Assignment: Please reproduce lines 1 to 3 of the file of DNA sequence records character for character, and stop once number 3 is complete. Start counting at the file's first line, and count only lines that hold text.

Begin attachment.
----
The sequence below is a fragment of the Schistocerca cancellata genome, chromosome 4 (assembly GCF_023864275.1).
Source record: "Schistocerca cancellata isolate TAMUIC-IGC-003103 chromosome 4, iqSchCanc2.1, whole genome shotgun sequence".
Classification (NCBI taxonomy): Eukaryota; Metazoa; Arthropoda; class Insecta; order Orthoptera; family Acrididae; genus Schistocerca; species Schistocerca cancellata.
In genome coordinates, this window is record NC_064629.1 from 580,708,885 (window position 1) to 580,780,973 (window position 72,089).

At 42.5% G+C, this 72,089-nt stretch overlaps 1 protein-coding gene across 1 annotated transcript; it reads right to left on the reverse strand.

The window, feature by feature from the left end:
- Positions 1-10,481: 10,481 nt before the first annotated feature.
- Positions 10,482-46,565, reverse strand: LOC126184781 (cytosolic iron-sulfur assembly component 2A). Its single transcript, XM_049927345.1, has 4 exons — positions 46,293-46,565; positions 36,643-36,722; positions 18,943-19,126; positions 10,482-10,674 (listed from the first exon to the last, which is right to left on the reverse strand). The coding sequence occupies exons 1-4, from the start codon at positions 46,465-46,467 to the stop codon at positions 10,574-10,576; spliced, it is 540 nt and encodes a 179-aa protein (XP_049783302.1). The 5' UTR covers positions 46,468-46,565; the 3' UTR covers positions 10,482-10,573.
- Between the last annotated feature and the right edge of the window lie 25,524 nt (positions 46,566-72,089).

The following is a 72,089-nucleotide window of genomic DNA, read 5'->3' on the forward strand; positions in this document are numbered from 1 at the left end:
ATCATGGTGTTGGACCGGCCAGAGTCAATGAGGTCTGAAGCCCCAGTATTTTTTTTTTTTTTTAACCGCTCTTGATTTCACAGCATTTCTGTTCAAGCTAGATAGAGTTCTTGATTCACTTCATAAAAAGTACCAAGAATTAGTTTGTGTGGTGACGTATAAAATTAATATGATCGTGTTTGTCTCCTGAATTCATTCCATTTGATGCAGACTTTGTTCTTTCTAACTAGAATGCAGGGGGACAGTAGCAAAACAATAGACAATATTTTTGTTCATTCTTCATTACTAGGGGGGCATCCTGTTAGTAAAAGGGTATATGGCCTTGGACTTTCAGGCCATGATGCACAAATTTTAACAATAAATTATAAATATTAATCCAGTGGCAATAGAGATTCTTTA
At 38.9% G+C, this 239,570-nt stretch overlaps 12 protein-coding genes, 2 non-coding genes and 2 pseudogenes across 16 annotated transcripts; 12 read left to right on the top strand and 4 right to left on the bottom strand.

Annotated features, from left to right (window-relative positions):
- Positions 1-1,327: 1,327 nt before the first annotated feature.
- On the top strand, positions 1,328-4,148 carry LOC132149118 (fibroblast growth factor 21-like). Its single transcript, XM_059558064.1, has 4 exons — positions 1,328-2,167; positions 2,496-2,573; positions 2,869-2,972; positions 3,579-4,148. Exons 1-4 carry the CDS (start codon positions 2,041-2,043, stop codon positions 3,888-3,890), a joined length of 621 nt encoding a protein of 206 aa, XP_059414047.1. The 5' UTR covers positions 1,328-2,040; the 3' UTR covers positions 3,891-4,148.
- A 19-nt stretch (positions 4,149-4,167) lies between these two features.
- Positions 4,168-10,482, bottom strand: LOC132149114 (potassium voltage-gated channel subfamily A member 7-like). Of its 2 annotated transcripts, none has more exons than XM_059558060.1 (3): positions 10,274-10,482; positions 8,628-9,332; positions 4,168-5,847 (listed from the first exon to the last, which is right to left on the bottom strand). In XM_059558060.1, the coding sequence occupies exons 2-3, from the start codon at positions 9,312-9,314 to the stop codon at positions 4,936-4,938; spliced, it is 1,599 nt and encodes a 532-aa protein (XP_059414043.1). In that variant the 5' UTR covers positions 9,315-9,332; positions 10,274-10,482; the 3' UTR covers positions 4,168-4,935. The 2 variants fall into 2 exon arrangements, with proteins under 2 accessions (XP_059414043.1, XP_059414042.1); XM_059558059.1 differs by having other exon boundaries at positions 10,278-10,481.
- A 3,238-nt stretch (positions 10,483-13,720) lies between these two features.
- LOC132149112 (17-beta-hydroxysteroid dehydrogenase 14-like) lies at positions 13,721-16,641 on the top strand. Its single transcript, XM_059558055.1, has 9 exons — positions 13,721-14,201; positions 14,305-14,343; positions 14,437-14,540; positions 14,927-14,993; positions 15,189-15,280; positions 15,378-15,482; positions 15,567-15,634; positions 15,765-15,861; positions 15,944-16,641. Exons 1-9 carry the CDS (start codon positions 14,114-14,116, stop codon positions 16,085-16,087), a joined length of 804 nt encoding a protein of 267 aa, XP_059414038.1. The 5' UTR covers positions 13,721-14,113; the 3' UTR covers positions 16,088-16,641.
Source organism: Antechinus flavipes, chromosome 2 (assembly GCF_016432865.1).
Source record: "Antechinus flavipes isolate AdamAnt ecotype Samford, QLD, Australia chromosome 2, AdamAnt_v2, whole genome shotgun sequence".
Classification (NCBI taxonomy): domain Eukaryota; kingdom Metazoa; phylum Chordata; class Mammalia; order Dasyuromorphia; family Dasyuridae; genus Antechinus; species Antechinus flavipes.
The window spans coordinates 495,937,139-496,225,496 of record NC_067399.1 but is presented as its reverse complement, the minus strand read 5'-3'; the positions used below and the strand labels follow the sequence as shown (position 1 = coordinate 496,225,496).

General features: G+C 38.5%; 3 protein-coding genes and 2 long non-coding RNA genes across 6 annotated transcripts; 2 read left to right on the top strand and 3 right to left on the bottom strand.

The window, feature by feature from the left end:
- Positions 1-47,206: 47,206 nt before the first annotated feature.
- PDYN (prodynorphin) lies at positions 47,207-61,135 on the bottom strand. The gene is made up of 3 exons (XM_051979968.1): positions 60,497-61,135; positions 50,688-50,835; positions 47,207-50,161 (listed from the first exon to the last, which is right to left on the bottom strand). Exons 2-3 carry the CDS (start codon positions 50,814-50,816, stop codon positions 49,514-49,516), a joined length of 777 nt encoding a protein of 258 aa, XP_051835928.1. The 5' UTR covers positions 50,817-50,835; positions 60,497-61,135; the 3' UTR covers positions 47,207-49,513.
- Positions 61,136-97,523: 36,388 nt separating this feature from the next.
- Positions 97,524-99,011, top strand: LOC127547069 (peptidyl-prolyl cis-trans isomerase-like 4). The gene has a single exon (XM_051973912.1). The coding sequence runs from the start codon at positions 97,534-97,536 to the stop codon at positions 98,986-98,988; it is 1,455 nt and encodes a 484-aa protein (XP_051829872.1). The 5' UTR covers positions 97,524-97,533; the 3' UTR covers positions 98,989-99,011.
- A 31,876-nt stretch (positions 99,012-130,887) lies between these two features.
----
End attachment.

The sequence below is a fragment of the Schistocerca cancellata genome, chromosome 4 (assembly GCF_023864275.1).
Source record: "Schistocerca cancellata isolate TAMUIC-IGC-003103 chromosome 4, iqSchCanc2.1, whole genome shotgun sequence".
Classification (NCBI taxonomy): Eukaryota; Metazoa; Arthropoda; class Insecta; order Orthoptera; family Acrididae; genus Schistocerca; species Schistocerca cancellata.